Tuesday, April 21, 2015

The Ethicality of Anonymous

Paige Osborne
The Ethicality of Anonymous
As I sit down to type this, I can’t help but think of my technological footprint. There’s a cringe worthy Myspace page I made when I was 13 that I’d be embarrassed to find. My internet search history reads something like an intense attention disorder with insomnia and it would span from the interesting to, how did you even think of that? But despite my mostly innocent treks into internetdom, I get a little nervous about Anonymous. Frankly, I think that their presence is a necessary one, but there is something about the organization that does inspire a trickle of fear. Mostly because I understand that it isn’t just the worthy campaigns they go after.
            As uncomfortable as government officials are about Anonymous’s hacking, I’m sure they are also relieved that the full force of the organization isn’t leveled at their own personal internet identity. As evidenced by this Washington Times article, Anonymous confirmed responsibility for redirecting a French jihadi website to reroute to a search engine, (Chasmar). While jihads are a more than worthy target, I have to wonder how they have picked some of their other victims. The hacking that Anonymous has done to find paedophiles and users sharing child pornography has almost literally put these users on a silver plate for the F.B.I. and Interpol. But these aren’t the groups that make Anonymous’s online policing an ethical dilemma. It’s some of the Internet’s most hated individuals.
Sarah Palin and Valhalla, a.k.a. Hal Turner are a couple of the cases where I see that their agenda hasn’t been completely ethical. First, Sarah Palin’s email was hacked by Anonymous so they could, “derail her campaign,” (Johnson). I agree that public figures adhere to a kind of scrutiny that isn’t experienced by the rest of the public. But I think that if you’re going to represent Anonymous and hack by guessing the right password, then you don’t have the same kind of intentions that would accompany finding child predators and taking down the Westboro Baptist Church’s Twitter account.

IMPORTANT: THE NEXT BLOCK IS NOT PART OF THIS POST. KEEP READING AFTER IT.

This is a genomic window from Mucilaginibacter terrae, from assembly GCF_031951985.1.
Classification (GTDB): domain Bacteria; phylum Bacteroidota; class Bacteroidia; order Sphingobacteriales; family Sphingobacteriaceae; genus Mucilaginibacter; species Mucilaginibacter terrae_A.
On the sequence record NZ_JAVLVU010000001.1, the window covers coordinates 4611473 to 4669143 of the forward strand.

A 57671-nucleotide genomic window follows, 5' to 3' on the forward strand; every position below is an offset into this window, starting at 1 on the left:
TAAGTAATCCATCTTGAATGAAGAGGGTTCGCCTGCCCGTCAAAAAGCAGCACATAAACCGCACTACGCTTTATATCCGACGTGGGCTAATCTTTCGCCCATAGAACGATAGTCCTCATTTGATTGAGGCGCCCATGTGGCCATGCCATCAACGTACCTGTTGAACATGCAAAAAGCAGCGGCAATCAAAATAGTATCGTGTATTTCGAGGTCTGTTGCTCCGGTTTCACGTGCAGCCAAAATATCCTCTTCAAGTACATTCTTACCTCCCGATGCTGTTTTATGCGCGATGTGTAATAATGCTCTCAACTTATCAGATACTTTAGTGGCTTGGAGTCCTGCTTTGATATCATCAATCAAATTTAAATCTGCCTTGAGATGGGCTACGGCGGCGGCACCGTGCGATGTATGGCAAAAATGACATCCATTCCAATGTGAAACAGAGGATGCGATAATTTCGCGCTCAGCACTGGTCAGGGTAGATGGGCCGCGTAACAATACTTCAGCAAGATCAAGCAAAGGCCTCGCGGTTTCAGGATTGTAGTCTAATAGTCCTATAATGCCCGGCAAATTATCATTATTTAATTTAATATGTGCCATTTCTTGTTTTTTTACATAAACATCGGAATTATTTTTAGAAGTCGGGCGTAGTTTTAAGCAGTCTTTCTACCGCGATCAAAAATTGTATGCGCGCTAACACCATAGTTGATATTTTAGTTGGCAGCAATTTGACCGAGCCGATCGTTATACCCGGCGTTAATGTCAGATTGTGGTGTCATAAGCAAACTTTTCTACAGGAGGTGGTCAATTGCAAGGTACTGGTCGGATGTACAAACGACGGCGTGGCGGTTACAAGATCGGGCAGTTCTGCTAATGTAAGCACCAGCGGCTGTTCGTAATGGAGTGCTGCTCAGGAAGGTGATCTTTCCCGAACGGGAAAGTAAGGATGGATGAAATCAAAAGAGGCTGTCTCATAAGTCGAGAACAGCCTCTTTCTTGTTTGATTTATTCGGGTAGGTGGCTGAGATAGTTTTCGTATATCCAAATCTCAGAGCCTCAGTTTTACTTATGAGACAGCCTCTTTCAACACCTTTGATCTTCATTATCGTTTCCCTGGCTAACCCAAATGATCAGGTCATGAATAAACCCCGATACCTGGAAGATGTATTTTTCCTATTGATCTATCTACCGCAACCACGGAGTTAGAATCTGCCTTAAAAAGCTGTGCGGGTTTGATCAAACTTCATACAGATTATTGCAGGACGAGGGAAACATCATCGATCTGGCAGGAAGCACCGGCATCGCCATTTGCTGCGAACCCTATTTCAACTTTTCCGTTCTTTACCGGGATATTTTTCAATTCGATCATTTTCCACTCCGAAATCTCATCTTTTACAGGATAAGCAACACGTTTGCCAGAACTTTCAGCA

Another unpopular figure, Hal Turner, was a target of Anonymous. While we watched the documentary in class that unfolded this case, I have to argue that the case against him wasn’t totally rooted in doing the moral thing. Hal Turner is a pretty despicable person, and I agree that although he hadn’t broken the law, it takes someone morally bankrupt to spew the hate that he did on his radio show. But I just don't think that disliking someone is grounds for waging war. And Anonymous has a particular scorched earth approach to war that makes it a pretty formidable opponent. Furthermore, in all the hacking that Anonymous has done to Mr. Turner, I don’t think they expected to find that he was a F.B.I. informant. So while all his ranting and raving kind of mobilizes his listeners, he was able to keep an eye on them in a way that the F.B. I. wasn’t. So they basically went after someone who was actually doing something good.
Since these campaigns, I think that Anonymous has evolved as an organization. Instead of attacking personal grudges, I think there is a lot more focus of worthy campaigns, but I think that Anonymous will always be in danger of retrograding if they don’t have the right leadership. But the worst thing for Anonymous would be for their members to be bored. As long as there’s something worth disrupting, I think they’ll be okay.

Works Cited
Chasmar, Jessica. "Anonymous Hacks Terror Website in Retaliation for Charlie Hebdo Attack." Washington Times. The Washington Times, 12 Jan. 2012. Web. 21 Apr. 2015.

Johnson, Bobbie. "Sarah Palin vs the Hacker." The Telegraph. Telegraph Media Group, 27 May 2010. Web. 22 Apr. 2015.

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